demark!

An effective diplomat: then and now

In Uncategorized on August 28, 2010 at 2:56 pm

Where I’m at: Arlington, VA, thinking about Ohio’s hills and caves, dreaming about Africa’s wild forests

What I’m doing (besides the above): putting a frustrating week of French behind me

Why I’m posting: because I received a contemplative email to match my contemplative mood

__________

I couldn’t resist posting this email from a diplomat friend. He’s been working in Jerusalem for a bit now on his first tour and understandably is swamped. Always well read (as well as well-built), my colleague had this to say and to recall regarding what it is that we do (it’s impossible for a diplomat to not compare him/herself to even the comical points on this list):

“Anyways, the weight of what these peace talks may mean has put me in a somewhat philosophical mood, and, as such, I decided to go back to the memoirs of a veteran British diplomat, Harold Nicolson, who took part in the Treaty of Versailles, establishing the peace after WWI.  As we all now know, that peace proved to be tenuous and the horrors of WWII came to revisit the errors that were made by those diplomats in 1919. But I came across something that I think is worth sharing with all of us as we begin our careers in this chosen profession.  Below is Nicolson’s list of qualities that a truly effective diplomat must possess, ranging from the wise (“truthfulness”) to the outdated (“being able to affix carbon papers”) to the humorous (“a capacity for enduring long dinner parties”):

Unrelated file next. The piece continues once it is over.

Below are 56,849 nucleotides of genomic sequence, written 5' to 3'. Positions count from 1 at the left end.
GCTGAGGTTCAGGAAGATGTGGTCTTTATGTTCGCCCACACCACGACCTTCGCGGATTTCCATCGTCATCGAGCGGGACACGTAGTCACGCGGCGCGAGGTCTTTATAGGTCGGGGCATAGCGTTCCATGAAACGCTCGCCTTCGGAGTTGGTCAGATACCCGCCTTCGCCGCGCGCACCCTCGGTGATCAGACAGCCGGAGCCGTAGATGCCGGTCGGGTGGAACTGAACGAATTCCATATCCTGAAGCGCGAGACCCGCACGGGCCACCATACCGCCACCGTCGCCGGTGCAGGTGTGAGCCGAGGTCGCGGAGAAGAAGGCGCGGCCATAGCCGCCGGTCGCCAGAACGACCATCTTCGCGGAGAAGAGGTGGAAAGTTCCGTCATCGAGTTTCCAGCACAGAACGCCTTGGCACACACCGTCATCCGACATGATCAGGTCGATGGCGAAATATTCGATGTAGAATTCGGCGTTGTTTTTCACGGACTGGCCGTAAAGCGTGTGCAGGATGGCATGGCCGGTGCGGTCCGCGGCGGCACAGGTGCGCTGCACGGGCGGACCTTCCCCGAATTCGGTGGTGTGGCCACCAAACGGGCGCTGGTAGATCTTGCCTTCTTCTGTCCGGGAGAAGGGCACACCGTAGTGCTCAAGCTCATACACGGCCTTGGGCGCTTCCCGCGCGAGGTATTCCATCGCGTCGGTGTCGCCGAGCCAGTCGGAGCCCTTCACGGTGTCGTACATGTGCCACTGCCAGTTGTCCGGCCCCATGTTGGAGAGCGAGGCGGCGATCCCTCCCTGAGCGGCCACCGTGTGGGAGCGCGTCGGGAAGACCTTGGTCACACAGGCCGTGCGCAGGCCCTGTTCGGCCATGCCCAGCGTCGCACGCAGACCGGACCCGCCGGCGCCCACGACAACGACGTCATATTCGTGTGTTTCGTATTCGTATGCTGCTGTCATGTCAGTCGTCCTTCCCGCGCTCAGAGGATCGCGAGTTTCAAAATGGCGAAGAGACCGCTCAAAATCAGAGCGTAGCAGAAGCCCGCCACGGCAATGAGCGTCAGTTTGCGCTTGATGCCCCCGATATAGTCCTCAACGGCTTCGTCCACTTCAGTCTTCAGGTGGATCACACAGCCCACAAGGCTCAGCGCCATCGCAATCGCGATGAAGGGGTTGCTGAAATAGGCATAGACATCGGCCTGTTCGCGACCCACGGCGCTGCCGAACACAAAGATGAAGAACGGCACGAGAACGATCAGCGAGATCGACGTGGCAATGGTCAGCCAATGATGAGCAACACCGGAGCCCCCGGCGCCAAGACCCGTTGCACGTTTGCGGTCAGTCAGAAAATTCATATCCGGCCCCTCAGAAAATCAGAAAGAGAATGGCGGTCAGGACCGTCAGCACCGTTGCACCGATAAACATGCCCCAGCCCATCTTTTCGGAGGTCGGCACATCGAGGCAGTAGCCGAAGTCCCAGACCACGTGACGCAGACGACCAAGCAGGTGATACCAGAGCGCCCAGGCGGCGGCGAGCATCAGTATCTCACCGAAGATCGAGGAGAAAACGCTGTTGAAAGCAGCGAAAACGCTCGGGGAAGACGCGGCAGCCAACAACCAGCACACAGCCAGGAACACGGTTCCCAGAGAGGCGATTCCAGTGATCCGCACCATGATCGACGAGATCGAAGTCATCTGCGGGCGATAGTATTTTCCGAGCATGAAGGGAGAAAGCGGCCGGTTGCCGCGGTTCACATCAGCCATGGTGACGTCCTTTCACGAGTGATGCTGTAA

“They should possess the following qualities: health, rapidity of understanding, patience, comparative sanity, great physical endurance, charm, no class prejudice either up or down, immense curiosity, a neat
manner with maps and papers, industry, accuracy, the power to ask inconvenient questions at the wrong moment, no very outstanding physical disadvantages, intimacy with the private secretaries of their own plenipotentiaries, the good taste to disguise that intimacy, some acquaintance with the more obscure press correspondents, the habit of looking upwards and not downwards when they don’t know the answer,
courtesy, being able to type and affix carbon papers, a slight but not obtrusive acquaintance with economics, cleanliness, sobriety on all fitting occasions, cheerfulness, statistics derived from sources even more recondite and anonymous than those possessed by their foreign colleagues, some proficiency in the literature or architecture of at least one very oppressed nationality, a capacity for enduring long
dinner parties, honesty, a faculty of speaking rapidly and well such languages as their foreign colleagues do not speak rapidly or well, no consummate belief in the immediate wisdom of the People or the Press,
a good memory, truthfulness, and above all, a complete sterilization of all human vanity.”

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